Categorized as Quotations

Understanding mathematics

John von Veumann:

Young man, in mathematics you don’t understand things, you just get used to them.

My favourite mathematical quote of all time. It exactly captures the flavour of so many things, not just in mathematics, but also in life.

Categorized as Quotations

Quote: Einstein on science and epistemology

Found via Mr Happy:

The reciprocal relationship of epistemology and science is of noteworthy kind. They are dependent upon each other. Epistemology without contact with science becomes an empty scheme. Science without epistemology is – insofar as it is thinkable at all – primitive and muddled. However, no sooner has the epistemologist, who is seeking a clear system, fought his way through to such a system, than he is inclined to interpret the thought-content of science in the sense of his system and to reject whatever does not fit into his system. The scientist, however, cannot afford to carry his striving for epistemological systematic that far. He accepts gratefully the epistemological conceptual analysis; but the external conditions, which are set for him by the facts of experience, do not permit him to let himself be too much restricted in the construction of his conceptual world by the adherence to an epistemological system. He therefore must appear to the systematic epistemologist as a type of unscrupulous opportunist: he appears as realist insofar as he seeks to describe a world independent of the acts of perception; as idealist insofar as he looks upon the concepts and theories as the free inventions of the human spirit (not logically derivable from what is empirically given); as positivist insofar as he considers his concepts and theories justified only to the extent to which they furnish a logical representation of relations among sensory experiences. He may even appear as Platonist or Pythagorean insofar as he considers the viewpoint of logical simplicity as an indispensable and effective tool of his research.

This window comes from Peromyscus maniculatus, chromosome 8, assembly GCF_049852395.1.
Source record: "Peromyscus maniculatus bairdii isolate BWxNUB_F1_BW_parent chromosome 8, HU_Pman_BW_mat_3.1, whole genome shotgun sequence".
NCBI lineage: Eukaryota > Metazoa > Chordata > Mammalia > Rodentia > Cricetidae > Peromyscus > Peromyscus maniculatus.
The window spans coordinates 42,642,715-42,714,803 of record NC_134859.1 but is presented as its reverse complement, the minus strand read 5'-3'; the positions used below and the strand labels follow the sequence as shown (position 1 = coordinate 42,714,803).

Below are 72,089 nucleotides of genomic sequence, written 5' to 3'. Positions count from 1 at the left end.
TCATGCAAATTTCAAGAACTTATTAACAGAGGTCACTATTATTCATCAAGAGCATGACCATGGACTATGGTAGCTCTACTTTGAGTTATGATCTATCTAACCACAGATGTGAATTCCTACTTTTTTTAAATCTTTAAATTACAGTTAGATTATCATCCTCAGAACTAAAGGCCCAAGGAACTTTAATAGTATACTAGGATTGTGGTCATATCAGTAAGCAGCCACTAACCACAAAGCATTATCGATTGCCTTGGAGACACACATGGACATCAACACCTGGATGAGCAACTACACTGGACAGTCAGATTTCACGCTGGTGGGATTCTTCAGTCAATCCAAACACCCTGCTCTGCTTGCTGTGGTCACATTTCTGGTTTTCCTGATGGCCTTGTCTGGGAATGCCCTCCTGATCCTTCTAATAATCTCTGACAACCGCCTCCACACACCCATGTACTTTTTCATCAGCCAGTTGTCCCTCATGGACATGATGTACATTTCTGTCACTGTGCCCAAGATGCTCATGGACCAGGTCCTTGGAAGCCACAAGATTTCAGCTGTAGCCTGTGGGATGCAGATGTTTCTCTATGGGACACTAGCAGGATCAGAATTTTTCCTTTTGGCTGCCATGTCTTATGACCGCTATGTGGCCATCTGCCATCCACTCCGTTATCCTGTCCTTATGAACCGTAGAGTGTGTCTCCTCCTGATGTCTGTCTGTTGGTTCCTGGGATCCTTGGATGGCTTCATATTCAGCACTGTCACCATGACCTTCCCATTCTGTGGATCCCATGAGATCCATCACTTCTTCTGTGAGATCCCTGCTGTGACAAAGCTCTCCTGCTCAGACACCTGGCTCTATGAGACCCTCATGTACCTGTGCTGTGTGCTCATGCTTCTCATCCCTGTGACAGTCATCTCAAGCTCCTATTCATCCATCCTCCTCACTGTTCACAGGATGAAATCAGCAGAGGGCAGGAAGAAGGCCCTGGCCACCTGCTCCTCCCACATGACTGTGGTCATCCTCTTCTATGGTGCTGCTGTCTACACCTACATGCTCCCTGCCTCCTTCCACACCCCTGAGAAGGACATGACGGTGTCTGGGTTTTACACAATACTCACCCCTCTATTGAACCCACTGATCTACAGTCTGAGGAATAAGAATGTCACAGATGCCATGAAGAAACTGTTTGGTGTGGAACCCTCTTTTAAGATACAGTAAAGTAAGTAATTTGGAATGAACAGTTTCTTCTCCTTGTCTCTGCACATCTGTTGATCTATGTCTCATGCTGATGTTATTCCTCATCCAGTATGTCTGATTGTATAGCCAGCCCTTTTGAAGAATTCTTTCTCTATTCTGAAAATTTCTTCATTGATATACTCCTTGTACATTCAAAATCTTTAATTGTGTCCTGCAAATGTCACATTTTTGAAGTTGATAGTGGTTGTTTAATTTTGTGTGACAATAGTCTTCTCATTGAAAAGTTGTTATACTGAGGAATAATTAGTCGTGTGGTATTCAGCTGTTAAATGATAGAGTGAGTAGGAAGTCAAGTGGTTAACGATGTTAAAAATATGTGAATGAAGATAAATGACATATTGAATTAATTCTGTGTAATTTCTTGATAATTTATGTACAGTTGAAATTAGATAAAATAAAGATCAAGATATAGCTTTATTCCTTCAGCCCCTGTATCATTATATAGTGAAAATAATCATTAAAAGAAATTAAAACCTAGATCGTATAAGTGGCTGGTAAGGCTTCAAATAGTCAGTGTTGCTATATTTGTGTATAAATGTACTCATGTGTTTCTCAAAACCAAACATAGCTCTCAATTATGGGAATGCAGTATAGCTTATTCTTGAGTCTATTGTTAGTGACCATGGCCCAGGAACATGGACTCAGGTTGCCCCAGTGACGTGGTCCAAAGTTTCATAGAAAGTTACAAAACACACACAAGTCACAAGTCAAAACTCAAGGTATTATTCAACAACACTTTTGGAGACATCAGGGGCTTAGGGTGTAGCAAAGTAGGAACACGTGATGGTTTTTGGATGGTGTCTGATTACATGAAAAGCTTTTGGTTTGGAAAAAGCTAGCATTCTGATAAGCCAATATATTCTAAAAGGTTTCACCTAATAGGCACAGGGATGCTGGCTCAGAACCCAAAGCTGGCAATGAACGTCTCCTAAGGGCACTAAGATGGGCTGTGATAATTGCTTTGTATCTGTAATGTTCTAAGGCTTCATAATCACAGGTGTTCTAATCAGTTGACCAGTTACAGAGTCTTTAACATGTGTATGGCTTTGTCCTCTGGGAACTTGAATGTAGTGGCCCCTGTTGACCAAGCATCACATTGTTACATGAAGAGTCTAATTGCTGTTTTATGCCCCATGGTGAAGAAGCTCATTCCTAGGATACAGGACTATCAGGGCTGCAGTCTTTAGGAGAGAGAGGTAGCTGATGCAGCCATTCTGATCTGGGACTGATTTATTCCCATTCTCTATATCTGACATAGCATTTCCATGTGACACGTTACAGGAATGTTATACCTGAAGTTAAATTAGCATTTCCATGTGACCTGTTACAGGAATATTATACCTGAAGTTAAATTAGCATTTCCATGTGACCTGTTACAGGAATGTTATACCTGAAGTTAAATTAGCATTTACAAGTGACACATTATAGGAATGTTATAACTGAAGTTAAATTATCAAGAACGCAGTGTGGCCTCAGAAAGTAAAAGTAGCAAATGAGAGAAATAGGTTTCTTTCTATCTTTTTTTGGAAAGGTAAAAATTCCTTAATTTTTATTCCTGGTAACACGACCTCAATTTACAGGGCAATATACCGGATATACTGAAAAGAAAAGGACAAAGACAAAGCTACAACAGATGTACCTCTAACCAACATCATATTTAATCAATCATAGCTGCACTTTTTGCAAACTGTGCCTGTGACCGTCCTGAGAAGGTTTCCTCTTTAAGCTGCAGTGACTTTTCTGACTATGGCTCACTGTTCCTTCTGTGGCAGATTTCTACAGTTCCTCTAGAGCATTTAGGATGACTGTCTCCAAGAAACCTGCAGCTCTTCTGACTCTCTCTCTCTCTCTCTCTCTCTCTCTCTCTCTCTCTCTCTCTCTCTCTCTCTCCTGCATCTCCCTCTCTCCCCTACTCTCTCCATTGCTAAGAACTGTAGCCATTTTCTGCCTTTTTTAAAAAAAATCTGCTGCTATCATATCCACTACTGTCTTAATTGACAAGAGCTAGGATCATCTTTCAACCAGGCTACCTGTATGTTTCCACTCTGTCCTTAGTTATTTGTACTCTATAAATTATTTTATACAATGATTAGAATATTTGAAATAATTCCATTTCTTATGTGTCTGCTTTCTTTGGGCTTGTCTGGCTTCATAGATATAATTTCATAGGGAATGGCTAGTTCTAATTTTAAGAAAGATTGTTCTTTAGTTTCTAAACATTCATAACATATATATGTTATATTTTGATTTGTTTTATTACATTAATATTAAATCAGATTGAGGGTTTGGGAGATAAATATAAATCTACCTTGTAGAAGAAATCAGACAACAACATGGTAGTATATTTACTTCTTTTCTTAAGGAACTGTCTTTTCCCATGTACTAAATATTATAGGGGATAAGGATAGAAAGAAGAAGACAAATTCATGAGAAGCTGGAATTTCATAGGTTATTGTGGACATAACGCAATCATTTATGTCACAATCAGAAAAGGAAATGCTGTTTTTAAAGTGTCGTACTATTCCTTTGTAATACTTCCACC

Categorized as Quotations

Quote: Vicki Wilson

If you always do what you’ve always done you’ll always get what you’ve always got.

Australian netballer Vicki Wilson, as quoted by Rugby League coach Wayne Bennett in “Don’t Die with the Music in You”.

Categorized as Quotations

Quote: Ralph Waldo Emerson on independence

What I must do is all that concerns me, not what the people think. This rule, equally arduous in actual and in intellectual life, may serve for the whole distinction between greatness and meanness. It is the harder because you will always find those who think they know what is your duty better than you know it. It is easy in the world to live after the world’s opinion; it is easy in solitude to live after our own; but the great man is he who in the midst of the crowd keeps with perfect sweetness the independence of solitude.

– From “Self-Reliance” in Emerson’s first series of essays

Categorized as Quotations